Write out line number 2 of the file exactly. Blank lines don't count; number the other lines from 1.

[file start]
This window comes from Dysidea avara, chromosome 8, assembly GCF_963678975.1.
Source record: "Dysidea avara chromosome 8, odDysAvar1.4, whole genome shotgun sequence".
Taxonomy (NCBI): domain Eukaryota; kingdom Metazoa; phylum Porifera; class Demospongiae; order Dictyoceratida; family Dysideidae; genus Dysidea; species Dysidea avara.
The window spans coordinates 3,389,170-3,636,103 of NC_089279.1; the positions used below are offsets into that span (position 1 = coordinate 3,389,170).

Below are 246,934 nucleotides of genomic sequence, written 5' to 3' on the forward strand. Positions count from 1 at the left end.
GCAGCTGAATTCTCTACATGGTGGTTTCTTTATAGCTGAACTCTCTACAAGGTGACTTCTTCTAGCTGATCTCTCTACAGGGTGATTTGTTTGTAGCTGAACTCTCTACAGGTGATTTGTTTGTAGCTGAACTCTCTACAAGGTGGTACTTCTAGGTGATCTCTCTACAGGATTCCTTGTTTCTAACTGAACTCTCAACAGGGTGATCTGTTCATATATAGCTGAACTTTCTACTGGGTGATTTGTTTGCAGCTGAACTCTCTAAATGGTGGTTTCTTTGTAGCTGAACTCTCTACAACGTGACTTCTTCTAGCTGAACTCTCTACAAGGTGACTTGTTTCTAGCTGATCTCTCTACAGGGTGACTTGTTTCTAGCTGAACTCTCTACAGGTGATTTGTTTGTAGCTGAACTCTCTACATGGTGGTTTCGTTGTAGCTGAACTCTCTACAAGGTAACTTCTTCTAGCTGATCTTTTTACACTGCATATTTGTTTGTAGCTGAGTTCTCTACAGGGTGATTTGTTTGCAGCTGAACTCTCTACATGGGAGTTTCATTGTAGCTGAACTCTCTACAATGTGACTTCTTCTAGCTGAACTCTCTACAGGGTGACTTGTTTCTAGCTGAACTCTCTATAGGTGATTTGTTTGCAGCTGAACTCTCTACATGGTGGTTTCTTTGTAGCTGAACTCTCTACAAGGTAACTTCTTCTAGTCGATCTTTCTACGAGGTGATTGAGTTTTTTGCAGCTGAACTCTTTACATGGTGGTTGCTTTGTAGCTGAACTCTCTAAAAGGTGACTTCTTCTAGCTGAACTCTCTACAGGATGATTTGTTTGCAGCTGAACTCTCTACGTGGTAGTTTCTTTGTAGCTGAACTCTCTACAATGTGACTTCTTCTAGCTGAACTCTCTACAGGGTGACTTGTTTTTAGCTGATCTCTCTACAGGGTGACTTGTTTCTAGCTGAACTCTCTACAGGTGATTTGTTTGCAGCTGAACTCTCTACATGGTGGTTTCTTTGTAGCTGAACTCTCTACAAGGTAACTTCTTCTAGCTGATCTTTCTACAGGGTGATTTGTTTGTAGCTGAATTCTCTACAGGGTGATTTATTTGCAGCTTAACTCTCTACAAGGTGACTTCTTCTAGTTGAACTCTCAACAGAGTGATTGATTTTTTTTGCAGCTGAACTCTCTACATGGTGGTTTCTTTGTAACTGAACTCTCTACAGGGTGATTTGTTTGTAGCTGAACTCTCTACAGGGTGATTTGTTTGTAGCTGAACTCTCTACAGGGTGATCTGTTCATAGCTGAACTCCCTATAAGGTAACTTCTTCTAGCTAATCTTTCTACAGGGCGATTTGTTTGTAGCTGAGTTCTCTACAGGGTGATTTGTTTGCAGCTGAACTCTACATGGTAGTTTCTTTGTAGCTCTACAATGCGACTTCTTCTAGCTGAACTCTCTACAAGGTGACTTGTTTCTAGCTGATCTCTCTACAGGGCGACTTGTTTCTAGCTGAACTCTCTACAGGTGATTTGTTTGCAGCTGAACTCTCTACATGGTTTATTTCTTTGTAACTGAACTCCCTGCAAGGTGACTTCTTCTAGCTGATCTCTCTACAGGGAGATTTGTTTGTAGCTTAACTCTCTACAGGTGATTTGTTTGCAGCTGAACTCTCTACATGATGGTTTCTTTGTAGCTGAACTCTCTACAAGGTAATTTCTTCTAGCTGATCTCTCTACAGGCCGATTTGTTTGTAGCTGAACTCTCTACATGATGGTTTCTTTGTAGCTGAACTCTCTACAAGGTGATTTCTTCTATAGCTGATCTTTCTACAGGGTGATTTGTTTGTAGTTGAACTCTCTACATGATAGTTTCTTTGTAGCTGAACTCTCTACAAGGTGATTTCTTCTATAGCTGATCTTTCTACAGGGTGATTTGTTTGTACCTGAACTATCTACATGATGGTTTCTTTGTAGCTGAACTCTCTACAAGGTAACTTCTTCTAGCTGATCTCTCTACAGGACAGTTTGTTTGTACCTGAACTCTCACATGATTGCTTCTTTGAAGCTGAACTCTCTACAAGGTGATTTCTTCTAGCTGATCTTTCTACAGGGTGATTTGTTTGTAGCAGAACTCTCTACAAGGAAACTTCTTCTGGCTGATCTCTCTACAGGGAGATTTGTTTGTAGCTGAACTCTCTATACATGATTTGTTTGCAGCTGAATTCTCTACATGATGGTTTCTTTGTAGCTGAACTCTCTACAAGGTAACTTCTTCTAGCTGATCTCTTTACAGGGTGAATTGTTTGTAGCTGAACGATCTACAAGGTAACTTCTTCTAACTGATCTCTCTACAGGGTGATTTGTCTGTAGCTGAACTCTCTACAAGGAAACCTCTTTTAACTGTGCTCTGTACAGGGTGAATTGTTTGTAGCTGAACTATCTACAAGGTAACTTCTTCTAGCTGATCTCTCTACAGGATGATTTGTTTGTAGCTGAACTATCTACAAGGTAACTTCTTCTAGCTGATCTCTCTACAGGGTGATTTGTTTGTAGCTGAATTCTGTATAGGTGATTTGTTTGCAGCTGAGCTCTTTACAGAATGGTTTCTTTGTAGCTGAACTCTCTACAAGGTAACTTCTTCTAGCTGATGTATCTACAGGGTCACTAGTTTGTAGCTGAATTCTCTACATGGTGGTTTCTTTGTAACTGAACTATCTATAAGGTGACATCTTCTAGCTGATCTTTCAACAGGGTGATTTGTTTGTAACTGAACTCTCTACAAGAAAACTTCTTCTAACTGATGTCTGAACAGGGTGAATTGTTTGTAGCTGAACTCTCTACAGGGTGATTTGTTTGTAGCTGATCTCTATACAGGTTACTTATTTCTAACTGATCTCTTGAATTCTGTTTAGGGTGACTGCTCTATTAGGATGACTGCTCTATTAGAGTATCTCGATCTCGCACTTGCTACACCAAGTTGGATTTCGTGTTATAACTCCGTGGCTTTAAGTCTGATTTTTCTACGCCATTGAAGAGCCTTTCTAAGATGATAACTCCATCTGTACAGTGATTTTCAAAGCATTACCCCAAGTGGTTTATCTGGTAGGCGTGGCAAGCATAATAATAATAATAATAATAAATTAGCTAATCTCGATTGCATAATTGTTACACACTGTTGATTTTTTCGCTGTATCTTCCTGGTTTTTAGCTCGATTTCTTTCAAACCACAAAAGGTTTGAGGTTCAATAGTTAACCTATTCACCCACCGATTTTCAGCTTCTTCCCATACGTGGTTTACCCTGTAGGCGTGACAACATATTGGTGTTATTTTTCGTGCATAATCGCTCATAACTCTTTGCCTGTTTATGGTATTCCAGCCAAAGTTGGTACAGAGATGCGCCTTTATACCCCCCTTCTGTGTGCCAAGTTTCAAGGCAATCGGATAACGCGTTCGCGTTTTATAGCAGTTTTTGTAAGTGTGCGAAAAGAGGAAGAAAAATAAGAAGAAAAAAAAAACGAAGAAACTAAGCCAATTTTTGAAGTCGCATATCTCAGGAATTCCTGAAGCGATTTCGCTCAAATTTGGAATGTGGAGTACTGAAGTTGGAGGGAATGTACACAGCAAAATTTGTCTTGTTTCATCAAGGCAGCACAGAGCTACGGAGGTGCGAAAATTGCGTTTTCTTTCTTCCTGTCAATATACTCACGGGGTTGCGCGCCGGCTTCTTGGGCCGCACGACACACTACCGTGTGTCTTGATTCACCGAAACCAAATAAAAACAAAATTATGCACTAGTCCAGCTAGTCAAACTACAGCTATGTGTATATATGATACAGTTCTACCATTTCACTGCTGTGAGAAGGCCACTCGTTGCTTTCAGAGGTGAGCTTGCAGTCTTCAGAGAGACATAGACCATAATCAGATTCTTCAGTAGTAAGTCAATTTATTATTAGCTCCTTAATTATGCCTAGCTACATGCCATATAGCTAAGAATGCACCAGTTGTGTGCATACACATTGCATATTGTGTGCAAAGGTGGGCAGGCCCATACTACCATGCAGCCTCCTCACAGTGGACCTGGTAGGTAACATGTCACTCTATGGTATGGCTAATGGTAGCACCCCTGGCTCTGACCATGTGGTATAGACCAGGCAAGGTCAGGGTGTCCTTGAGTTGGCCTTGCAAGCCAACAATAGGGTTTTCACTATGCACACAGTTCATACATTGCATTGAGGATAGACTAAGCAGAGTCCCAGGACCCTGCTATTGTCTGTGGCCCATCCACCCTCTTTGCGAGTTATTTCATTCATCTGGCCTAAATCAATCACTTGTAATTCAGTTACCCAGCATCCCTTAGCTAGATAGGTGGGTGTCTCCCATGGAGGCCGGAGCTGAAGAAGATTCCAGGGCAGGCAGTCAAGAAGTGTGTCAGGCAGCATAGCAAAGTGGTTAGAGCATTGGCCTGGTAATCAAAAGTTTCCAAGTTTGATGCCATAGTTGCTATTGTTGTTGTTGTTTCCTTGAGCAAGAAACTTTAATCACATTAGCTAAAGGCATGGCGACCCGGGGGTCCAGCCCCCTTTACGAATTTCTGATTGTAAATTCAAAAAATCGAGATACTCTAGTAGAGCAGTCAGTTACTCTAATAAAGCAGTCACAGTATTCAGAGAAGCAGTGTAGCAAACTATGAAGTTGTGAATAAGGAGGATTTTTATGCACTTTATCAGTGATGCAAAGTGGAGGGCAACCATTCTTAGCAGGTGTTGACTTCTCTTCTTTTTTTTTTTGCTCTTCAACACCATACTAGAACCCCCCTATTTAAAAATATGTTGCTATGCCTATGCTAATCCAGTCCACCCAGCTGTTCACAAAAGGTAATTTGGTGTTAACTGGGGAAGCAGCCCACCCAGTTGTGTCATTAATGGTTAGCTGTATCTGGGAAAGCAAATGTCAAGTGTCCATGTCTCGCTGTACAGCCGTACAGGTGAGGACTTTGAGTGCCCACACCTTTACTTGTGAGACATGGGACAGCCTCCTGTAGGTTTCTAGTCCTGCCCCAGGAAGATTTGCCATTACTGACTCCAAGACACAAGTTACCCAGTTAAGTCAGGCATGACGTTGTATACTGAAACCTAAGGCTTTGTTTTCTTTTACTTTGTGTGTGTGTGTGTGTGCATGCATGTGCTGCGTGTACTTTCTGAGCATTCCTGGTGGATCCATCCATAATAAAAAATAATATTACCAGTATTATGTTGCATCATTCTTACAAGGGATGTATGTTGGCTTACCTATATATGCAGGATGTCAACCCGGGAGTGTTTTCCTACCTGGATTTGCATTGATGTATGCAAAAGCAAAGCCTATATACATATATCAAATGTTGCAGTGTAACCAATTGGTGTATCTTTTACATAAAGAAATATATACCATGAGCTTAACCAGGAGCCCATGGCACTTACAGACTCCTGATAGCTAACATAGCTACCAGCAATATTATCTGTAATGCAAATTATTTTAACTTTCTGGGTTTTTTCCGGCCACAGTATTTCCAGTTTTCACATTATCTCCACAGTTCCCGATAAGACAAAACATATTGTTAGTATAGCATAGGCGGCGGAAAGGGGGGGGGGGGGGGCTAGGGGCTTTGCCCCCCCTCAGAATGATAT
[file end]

Source record: "Dysidea avara chromosome 8, odDysAvar1.4, whole genome shotgun sequence".